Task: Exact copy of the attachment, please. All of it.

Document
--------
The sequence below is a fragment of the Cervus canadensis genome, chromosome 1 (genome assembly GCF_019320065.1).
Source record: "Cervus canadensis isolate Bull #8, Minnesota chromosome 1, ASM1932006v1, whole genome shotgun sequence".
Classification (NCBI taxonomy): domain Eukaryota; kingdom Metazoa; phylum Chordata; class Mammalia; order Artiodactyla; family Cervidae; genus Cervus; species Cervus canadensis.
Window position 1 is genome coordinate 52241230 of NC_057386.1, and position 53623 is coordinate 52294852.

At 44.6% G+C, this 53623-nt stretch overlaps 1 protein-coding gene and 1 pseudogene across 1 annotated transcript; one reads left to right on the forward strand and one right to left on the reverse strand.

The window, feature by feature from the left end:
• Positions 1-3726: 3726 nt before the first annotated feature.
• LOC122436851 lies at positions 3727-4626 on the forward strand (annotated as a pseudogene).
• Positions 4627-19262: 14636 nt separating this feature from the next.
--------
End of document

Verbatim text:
The sequence below is a fragment of the Cervus canadensis genome, chromosome 1 (genome assembly GCF_019320065.1).
Source record: "Cervus canadensis isolate Bull #8, Minnesota chromosome 1, ASM1932006v1, whole genome shotgun sequence".
Classification (NCBI taxonomy): domain Eukaryota; kingdom Metazoa; phylum Chordata; class Mammalia; order Artiodactyla; family Cervidae; genus Cervus; species Cervus canadensis.
Window position 1 is genome coordinate 52241230 of NC_057386.1, and position 53623 is coordinate 52294852.

At 44.6% G+C, this 53623-nt stretch overlaps 1 protein-coding gene and 1 pseudogene across 1 annotated transcript; one reads left to right on the forward strand and one right to left on the reverse strand.

The window, feature by feature from the left end:
• Positions 1-3726: 3726 nt before the first annotated feature.
• LOC122436851 lies at positions 3727-4626 on the forward strand (annotated as a pseudogene).
• Positions 4627-19262: 14636 nt separating this feature from the next.